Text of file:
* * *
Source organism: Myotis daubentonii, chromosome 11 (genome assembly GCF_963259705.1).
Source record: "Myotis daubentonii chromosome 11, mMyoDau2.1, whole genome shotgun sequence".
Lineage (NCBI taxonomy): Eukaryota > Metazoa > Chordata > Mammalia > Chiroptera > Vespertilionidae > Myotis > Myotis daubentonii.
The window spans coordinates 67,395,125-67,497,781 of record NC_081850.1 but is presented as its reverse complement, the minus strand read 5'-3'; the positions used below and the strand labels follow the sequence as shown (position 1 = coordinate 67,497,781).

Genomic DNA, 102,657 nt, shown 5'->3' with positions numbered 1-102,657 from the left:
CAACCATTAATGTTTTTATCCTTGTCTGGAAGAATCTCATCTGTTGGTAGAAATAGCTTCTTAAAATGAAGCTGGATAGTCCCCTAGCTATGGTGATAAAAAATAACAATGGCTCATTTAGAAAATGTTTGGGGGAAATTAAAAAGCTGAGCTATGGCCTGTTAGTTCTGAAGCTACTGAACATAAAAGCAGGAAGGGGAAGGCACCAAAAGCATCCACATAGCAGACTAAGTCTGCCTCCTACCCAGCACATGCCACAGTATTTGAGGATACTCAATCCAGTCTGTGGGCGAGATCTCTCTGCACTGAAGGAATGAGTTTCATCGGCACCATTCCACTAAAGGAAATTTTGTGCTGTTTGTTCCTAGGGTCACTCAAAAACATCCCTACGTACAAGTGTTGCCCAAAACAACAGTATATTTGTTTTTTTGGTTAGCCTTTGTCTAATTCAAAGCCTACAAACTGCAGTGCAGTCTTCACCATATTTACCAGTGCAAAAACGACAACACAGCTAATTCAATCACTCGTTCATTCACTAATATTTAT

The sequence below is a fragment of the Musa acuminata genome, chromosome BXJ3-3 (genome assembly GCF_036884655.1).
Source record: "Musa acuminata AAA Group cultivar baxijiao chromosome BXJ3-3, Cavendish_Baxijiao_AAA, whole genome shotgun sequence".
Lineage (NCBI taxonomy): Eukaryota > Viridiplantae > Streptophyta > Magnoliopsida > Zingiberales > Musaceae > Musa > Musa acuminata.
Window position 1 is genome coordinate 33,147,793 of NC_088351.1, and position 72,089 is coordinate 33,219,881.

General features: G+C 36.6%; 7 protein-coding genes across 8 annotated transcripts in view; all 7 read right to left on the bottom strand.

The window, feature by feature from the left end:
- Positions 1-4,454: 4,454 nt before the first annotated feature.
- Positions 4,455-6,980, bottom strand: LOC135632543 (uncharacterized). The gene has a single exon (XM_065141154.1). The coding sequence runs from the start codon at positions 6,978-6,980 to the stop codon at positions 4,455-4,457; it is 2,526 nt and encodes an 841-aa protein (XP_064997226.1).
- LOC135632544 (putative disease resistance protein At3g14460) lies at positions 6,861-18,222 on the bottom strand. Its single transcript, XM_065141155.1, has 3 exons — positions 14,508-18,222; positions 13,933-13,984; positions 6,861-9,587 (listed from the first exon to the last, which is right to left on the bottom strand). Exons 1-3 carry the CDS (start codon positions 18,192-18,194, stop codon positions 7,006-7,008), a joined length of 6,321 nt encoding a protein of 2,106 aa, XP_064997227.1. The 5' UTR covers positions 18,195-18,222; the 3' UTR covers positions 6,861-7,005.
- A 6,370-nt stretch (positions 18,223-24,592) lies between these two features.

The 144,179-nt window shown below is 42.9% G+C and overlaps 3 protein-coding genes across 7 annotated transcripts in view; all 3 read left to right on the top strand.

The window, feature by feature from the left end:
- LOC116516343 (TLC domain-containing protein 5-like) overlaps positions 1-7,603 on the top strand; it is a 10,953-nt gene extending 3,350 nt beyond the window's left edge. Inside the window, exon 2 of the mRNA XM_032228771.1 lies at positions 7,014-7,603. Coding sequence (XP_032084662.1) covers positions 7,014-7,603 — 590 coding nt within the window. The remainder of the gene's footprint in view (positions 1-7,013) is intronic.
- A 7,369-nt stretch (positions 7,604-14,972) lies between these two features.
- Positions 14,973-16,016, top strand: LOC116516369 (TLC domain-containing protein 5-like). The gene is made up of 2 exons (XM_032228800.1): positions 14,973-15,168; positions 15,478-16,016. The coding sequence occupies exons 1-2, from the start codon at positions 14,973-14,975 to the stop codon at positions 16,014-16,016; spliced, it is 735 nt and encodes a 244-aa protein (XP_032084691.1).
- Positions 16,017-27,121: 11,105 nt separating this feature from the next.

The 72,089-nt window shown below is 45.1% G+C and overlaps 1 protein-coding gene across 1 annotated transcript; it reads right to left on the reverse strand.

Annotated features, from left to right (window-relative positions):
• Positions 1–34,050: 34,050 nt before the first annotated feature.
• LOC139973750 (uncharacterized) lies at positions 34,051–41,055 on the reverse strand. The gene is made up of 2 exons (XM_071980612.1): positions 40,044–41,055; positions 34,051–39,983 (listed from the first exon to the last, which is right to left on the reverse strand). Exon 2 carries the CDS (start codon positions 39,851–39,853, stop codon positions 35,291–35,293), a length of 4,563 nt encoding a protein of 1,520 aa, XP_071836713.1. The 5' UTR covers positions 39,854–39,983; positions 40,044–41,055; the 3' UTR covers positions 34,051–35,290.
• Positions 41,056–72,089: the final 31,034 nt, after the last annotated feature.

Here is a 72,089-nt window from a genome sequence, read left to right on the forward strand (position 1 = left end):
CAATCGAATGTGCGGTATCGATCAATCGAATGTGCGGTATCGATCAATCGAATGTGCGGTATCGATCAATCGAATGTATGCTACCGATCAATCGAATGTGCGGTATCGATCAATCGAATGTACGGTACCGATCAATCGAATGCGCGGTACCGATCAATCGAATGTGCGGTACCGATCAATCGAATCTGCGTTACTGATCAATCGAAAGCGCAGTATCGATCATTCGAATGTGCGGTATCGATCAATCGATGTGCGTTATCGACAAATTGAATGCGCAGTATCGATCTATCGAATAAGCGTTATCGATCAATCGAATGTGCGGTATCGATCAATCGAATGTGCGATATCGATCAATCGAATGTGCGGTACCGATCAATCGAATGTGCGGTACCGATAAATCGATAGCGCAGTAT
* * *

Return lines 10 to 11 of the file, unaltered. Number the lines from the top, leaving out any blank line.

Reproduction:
Window position 1 is genome coordinate 33,147,793 of NC_088351.1, and position 72,089 is coordinate 33,219,881.

General features: G+C 36.6%; 7 protein-coding genes across 8 annotated transcripts in view; all 7 read right to left on the bottom strand.